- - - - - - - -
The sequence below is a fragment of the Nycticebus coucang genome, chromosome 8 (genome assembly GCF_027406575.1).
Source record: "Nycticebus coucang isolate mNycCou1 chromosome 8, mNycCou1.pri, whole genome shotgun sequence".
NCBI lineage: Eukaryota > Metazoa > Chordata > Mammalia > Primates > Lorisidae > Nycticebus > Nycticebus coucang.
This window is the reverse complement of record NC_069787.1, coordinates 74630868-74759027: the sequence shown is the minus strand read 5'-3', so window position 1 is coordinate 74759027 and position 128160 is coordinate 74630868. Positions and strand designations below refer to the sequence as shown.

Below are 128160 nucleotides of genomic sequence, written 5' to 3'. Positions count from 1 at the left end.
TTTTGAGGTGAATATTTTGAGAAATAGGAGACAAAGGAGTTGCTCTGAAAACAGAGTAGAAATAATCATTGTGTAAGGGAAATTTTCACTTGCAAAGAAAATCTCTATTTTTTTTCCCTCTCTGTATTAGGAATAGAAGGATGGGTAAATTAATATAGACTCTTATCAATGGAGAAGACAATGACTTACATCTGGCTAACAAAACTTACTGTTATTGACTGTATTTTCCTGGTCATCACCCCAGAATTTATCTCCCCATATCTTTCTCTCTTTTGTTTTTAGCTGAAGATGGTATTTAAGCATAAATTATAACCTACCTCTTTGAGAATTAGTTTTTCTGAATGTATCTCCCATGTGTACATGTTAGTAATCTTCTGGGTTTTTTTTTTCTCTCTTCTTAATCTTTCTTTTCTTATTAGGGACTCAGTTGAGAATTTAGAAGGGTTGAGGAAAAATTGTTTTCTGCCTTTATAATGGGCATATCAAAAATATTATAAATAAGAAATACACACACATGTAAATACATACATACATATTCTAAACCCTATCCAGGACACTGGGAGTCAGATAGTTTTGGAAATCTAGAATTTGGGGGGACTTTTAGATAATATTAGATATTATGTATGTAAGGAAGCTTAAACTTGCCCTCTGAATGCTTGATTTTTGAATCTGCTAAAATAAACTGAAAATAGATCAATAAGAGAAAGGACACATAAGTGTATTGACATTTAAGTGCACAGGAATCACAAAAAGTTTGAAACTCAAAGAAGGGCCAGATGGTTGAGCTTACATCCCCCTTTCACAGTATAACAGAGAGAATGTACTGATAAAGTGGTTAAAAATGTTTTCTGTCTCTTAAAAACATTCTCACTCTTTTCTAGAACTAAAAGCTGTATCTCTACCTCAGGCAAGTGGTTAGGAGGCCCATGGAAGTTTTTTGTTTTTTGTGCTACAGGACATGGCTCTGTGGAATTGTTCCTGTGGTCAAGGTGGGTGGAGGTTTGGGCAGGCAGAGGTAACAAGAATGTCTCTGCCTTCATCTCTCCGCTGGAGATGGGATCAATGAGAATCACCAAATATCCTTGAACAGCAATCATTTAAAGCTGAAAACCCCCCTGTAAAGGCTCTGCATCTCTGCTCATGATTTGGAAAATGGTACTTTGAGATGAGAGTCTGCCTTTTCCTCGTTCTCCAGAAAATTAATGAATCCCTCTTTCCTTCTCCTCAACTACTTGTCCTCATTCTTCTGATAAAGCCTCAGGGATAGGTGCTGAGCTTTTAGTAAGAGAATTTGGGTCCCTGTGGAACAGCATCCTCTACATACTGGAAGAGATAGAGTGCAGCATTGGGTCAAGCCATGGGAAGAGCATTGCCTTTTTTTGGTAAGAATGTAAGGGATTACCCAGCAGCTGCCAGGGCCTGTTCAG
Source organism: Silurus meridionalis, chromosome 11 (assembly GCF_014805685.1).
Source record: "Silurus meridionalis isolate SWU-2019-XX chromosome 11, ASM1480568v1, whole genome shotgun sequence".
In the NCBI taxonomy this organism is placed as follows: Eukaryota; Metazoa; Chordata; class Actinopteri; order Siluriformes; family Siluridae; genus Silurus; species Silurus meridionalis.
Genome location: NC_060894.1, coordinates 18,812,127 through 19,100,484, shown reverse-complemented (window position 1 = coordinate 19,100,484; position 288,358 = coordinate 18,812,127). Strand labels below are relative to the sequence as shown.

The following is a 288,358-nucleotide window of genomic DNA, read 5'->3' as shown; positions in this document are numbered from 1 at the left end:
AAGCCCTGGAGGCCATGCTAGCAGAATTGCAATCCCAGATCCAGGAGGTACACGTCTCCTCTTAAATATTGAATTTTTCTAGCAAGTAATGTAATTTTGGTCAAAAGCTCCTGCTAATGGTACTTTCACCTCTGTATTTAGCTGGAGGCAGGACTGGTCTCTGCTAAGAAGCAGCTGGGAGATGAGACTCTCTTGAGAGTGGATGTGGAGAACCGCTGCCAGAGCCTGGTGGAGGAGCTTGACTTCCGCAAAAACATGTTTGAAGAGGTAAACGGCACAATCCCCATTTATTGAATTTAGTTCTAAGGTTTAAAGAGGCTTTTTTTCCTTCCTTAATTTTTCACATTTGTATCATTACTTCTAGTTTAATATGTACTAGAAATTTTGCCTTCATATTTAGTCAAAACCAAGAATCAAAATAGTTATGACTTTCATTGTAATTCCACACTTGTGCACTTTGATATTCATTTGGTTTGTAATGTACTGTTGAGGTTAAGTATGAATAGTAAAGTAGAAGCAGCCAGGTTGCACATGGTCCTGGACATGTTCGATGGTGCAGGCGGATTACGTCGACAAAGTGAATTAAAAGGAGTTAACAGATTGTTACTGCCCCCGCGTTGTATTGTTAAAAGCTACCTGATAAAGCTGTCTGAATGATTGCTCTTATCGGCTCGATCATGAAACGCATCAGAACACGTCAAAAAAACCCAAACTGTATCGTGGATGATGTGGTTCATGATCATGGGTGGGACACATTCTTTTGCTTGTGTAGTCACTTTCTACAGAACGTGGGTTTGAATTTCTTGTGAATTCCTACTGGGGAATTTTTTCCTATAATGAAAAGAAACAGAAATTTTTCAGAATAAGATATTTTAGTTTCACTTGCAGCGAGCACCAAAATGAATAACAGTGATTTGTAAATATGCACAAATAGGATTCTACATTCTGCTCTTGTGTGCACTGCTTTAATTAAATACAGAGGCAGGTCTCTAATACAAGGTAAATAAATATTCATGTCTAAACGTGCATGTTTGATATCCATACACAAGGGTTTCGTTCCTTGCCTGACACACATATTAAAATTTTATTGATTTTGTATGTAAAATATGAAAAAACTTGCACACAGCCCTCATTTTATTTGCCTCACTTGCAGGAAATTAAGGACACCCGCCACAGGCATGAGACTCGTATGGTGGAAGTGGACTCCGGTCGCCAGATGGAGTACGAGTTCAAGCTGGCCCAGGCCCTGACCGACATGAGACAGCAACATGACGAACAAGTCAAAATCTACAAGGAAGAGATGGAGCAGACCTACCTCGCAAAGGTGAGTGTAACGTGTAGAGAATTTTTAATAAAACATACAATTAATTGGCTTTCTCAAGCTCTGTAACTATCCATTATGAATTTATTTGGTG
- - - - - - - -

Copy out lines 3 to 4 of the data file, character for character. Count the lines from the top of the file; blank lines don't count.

NCBI lineage: Eukaryota > Metazoa > Chordata > Mammalia > Primates > Lorisidae > Nycticebus > Nycticebus coucang.
This window is the reverse complement of record NC_069787.1, coordinates 74630868-74759027: the sequence shown is the minus strand read 5'-3', so window position 1 is coordinate 74759027 and position 128160 is coordinate 74630868. Positions and strand designations below refer to the sequence as shown.